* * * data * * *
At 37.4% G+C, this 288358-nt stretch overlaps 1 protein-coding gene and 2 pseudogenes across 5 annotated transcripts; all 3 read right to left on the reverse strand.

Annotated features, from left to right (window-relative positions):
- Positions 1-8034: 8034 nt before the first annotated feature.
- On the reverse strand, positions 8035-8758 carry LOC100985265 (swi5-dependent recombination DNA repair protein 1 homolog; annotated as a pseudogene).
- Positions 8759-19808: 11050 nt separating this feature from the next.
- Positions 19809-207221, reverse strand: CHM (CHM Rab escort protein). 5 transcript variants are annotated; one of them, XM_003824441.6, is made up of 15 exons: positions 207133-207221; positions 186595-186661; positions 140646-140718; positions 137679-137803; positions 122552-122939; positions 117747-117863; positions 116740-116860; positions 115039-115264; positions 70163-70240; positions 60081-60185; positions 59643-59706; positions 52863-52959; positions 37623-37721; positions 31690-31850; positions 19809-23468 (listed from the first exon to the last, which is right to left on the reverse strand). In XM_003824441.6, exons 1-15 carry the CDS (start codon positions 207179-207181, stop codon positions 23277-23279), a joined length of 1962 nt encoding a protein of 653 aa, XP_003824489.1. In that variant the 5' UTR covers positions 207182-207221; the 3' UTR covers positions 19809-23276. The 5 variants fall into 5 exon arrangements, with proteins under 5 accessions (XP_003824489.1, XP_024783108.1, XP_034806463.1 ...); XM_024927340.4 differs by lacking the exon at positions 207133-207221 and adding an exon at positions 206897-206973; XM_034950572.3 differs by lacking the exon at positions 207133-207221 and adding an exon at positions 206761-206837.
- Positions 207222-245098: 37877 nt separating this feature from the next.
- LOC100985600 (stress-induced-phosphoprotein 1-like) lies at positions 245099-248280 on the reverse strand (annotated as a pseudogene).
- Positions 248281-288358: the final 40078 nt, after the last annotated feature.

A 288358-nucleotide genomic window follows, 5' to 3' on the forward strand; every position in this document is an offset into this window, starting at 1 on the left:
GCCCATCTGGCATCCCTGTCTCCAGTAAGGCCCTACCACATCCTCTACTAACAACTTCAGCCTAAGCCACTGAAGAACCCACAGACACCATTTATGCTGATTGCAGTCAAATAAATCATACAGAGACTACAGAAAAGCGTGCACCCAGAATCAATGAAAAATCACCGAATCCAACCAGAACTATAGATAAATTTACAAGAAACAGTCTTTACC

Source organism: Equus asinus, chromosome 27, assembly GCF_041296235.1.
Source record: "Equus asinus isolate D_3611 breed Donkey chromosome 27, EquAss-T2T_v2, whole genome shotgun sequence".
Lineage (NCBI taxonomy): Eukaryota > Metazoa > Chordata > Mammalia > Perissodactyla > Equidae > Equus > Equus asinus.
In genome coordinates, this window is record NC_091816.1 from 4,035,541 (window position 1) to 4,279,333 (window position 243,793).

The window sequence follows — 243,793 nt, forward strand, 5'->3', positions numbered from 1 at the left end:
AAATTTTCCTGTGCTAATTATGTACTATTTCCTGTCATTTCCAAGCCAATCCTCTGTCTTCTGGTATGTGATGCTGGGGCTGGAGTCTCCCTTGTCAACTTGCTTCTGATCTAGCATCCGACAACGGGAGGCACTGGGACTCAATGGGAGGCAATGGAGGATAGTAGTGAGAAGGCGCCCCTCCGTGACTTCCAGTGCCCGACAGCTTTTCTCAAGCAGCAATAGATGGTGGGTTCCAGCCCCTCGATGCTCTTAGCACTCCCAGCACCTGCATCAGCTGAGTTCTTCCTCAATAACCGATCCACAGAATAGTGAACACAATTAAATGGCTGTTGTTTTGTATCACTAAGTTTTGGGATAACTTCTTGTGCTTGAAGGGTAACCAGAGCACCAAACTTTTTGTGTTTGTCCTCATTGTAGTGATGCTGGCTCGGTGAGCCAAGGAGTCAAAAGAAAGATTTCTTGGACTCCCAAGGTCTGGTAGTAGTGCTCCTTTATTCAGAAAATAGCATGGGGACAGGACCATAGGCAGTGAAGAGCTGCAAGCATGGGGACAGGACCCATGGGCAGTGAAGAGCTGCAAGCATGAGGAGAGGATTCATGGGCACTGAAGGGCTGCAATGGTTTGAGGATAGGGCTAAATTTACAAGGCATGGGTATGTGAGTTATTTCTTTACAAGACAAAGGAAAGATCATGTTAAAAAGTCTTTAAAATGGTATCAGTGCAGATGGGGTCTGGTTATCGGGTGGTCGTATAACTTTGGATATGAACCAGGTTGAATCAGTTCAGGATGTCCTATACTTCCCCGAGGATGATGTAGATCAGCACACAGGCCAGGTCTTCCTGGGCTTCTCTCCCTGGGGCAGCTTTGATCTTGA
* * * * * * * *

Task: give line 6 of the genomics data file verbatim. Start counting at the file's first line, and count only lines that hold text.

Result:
- Positions 19809-207221, reverse strand: CHM (CHM Rab escort protein). 5 transcript variants are annotated; one of them, XM_003824441.6, is made up of 15 exons: positions 207133-207221; positions 186595-186661; positions 140646-140718; positions 137679-137803; positions 122552-122939; positions 117747-117863; positions 116740-116860; positions 115039-115264; positions 70163-70240; positions 60081-60185; positions 59643-59706; positions 52863-52959; positions 37623-37721; positions 31690-31850; positions 19809-23468 (listed from the first exon to the last, which is right to left on the reverse strand). In XM_003824441.6, exons 1-15 carry the CDS (start codon positions 207179-207181, stop codon positions 23277-23279), a joined length of 1962 nt encoding a protein of 653 aa, XP_003824489.1. In that variant the 5' UTR covers positions 207182-207221; the 3' UTR covers positions 19809-23276. The 5 variants fall into 5 exon arrangements, with proteins under 5 accessions (XP_003824489.1, XP_024783108.1, XP_034806463.1 ...); XM_024927340.4 differs by lacking the exon at positions 207133-207221 and adding an exon at positions 206897-206973; XM_034950572.3 differs by lacking the exon at positions 207133-207221 and adding an exon at positions 206761-206837.